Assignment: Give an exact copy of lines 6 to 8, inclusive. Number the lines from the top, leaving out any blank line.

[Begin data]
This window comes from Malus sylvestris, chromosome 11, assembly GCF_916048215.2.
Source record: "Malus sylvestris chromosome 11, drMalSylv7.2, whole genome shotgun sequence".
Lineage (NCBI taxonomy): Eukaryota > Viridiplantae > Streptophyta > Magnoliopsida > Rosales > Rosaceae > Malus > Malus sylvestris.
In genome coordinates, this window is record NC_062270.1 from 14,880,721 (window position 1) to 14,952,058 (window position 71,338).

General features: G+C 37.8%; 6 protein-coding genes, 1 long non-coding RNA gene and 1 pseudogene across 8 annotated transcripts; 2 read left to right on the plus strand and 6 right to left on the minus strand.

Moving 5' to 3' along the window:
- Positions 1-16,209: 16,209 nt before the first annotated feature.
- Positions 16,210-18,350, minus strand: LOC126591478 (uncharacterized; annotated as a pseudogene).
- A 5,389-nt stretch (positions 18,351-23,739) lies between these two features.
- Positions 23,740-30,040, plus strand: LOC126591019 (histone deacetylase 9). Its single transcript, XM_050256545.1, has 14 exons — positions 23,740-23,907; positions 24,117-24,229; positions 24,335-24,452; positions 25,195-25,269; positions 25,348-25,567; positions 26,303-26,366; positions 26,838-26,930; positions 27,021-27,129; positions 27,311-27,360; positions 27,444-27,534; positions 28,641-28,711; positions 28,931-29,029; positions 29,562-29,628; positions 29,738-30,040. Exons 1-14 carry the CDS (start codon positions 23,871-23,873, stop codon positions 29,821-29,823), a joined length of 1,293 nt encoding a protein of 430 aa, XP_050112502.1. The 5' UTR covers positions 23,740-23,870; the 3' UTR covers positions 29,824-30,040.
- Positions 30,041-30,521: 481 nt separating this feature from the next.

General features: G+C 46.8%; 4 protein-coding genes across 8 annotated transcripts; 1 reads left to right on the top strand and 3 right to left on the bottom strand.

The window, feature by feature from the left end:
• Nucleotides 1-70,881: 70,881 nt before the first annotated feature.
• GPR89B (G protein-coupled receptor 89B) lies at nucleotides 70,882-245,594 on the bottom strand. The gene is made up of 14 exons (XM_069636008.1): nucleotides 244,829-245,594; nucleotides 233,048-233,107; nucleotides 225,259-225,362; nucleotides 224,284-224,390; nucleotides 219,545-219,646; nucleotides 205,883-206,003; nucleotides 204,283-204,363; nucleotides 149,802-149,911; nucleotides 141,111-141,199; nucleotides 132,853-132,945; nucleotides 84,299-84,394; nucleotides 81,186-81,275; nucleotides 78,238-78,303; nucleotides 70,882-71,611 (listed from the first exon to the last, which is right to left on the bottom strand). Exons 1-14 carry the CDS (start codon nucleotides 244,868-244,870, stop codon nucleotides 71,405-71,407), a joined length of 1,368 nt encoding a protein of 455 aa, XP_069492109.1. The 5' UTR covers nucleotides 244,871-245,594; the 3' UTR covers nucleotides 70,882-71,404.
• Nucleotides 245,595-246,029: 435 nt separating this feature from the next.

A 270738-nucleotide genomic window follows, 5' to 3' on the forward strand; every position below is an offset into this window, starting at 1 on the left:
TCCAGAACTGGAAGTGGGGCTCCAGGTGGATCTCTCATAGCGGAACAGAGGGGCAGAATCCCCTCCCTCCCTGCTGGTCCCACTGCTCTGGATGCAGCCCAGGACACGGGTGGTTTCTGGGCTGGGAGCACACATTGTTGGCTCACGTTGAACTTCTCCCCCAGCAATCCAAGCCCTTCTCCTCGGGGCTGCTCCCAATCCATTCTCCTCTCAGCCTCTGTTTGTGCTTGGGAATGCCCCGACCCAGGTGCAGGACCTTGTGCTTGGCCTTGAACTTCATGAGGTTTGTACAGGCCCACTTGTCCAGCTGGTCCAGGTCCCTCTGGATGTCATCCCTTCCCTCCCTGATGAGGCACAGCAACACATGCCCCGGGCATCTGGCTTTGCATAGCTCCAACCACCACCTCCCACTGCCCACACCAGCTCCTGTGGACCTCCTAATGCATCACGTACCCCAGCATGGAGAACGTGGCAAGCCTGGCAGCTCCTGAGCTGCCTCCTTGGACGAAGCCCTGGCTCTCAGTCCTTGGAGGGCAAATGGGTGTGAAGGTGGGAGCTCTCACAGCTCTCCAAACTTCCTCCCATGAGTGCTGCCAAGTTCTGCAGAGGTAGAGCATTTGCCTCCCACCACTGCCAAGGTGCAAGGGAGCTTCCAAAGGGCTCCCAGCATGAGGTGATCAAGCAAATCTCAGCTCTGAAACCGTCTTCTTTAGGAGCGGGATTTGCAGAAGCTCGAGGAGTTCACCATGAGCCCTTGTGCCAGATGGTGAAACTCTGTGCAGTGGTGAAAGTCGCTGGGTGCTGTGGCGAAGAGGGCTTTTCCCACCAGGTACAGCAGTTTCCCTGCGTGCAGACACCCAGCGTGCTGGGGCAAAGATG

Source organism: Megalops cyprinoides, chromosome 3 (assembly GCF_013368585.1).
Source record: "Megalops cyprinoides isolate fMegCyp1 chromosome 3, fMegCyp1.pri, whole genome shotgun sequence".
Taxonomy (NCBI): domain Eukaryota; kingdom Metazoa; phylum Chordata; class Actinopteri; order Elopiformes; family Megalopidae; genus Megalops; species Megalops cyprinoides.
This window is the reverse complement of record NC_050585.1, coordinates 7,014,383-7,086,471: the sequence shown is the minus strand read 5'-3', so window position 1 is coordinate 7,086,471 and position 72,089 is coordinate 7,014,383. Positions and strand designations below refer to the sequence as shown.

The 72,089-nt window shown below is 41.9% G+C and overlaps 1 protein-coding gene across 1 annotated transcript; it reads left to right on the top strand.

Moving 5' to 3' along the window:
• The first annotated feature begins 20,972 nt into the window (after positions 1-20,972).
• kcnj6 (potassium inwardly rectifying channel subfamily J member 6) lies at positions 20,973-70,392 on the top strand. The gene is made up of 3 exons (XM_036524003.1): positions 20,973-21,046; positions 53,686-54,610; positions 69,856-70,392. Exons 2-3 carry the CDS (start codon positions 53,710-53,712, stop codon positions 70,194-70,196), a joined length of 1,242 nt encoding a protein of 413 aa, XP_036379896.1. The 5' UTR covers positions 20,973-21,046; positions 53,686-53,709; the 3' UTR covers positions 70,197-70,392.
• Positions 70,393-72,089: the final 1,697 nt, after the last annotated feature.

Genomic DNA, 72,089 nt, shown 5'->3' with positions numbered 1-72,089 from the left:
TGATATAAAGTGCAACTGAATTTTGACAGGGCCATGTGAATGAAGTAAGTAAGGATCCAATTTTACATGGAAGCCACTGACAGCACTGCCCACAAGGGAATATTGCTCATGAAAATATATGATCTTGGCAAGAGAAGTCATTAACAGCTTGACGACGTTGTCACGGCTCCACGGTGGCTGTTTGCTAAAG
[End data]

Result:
Moving 5' to 3' along the window:
- Positions 1-16,209: 16,209 nt before the first annotated feature.
- Positions 16,210-18,350, minus strand: LOC126591478 (uncharacterized; annotated as a pseudogene).